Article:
A former 27‐week‐gestation Hispanic male aged 2 years and 9 months with a history of grade 2 intraven‐tricular hemorrhage in the neonatal period presented with sub‐acute onset of ataxia, difficulty with hand coordination, speech deterioration, and sleep disturbance. His symptoms had begun 3 weeks prior to admission and initially manifested as right toe walking and limping. His presenting physical exam was significant for truncal ataxia and an ataxic gait. His initial diagnostic laboratory testing was unremarkable, including cerebrospinal fluid (CSF) cell counts, protein, and infection studies. Oligoclo‐nal bands were detected in the CSF. Brain MRI/MRA was normal. A video electroencephalogram showed no seizure activity. Over the next 9 days, he developed progressive chor‐eoathetoid movements of his hands and left leg, tardive dyski‐nesia, complete mutism, insomnia with night terrors, and aspiration. Given the presence of oligoclonal bands in the CSF and a possible autoimmune/inflammatory etiology, he was given 3 days of intravenous immunoglobulin with no improvement. This was followed by 5 days of high‐dose intravenous corticosteroid therapy with mildly improved symptoms. A SPECT study was normal. A PET metabolic scan of the brain was also unremarkable. Over the next few days, CSF analysis for anti–NMDA receptor antibodies returned positive. He was started on a course of rituximab and discharged home. Over the following 2 weeks, his symptoms improved. Two months after rituximab therapy, he was back to his premorbid baseline with no neurologic sequelae.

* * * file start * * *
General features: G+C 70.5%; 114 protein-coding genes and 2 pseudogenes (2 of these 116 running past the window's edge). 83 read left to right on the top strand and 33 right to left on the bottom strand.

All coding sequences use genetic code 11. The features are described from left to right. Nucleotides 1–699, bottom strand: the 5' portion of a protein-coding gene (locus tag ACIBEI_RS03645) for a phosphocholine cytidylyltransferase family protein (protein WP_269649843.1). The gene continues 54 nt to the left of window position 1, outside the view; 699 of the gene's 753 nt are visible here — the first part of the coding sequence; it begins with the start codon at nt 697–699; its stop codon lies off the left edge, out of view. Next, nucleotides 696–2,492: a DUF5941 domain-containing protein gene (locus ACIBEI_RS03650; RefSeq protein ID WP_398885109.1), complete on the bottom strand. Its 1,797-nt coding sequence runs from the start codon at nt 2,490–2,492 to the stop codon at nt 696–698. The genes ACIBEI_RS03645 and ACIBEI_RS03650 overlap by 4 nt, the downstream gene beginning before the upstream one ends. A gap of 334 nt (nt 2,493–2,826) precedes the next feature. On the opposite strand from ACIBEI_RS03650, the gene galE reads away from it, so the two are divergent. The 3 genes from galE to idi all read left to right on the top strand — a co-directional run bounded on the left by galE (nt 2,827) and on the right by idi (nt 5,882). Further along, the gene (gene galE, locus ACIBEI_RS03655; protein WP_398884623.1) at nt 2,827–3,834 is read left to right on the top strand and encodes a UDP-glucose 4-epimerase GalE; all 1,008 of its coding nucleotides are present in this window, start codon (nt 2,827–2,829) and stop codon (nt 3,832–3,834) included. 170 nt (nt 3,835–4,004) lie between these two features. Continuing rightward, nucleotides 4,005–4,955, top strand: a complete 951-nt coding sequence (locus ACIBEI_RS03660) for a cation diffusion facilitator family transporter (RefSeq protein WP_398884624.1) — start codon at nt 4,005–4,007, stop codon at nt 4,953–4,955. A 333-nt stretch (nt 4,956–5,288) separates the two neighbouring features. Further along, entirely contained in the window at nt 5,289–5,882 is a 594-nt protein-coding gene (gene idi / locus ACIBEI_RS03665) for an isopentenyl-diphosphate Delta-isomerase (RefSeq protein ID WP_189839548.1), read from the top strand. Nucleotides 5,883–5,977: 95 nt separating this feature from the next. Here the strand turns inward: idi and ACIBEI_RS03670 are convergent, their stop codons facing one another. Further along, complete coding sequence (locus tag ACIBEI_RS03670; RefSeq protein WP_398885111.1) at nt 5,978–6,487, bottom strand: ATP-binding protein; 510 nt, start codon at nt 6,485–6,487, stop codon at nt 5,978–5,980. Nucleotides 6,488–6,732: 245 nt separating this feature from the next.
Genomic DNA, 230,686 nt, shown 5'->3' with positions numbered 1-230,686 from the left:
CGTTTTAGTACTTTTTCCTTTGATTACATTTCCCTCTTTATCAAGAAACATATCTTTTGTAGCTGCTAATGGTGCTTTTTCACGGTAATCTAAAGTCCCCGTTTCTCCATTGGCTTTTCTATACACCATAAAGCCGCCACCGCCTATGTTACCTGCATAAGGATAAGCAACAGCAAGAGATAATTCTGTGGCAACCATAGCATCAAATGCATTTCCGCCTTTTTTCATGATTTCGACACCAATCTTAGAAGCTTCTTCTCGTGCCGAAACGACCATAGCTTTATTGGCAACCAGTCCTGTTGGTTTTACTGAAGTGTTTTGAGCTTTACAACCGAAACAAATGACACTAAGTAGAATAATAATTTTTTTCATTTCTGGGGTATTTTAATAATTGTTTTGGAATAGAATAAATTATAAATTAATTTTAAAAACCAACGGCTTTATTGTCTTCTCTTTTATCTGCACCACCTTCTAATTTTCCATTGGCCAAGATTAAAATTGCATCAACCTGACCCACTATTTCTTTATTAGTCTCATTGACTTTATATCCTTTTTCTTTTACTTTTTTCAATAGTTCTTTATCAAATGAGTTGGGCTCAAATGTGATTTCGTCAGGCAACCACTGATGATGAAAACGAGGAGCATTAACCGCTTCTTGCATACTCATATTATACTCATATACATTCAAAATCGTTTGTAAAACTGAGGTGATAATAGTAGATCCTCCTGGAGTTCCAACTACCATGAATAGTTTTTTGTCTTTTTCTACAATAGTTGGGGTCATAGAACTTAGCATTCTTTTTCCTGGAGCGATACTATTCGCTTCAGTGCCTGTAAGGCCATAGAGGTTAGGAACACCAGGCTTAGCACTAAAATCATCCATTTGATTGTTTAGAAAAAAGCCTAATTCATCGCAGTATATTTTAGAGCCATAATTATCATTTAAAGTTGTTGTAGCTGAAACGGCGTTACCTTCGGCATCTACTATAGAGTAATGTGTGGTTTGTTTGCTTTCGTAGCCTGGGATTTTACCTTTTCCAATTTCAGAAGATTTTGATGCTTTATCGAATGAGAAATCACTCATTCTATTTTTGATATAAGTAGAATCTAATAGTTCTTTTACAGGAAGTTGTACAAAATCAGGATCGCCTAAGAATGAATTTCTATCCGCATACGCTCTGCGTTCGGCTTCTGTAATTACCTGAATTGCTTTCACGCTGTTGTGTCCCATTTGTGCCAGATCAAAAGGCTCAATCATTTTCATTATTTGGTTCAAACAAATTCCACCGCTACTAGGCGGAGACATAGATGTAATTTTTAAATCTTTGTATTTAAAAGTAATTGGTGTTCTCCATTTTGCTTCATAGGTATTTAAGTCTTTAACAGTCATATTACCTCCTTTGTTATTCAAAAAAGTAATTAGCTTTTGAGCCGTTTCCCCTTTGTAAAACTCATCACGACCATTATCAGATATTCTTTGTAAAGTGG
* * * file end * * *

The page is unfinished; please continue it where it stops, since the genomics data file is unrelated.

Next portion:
Anti–NMDA receptor encephalitis is becoming an increasingly recognizable disorder with defined clinical criteria. The mechanism is thought to involve formation of antibodies to the NR1/NR2 heteromers of the NMDA receptors, ultimately causing inhibition of these receptors in the presynaptic GABAergic interneurons. The pathogenesis of anti–NMDA receptor antibodies is still poorly understood. The clinical picture usually involves neuropsychia‐tric manifestations such as mood, behavior, and personality changes as well as oromotor and limb dyskinesias, progressive speech and cognitive regression, and autonomic instability. Diagnosis is established through immunocytochemical analysis and ELISA assays for the detection of antibodies in the serum and CSF. However, this testing is only available at certain academic centers. Individuals are managed with immunotherapy (corticosteroids, immunoglobulin, plasmapheresis, and possibly rituximab). This disorder is highly treatment responsive with good outcomes.
Anti–NMDA receptor encephalitis is an immune‐mediated neurologic disorder with distinct treatment and prognostic implications. Early recognition and effective treatment are crucial for the care of these patients. Pe‐diatric hospitalists are critical in suspecting, identifying, and managing this potentially devastating disorder.
R. Jacobs ‐ none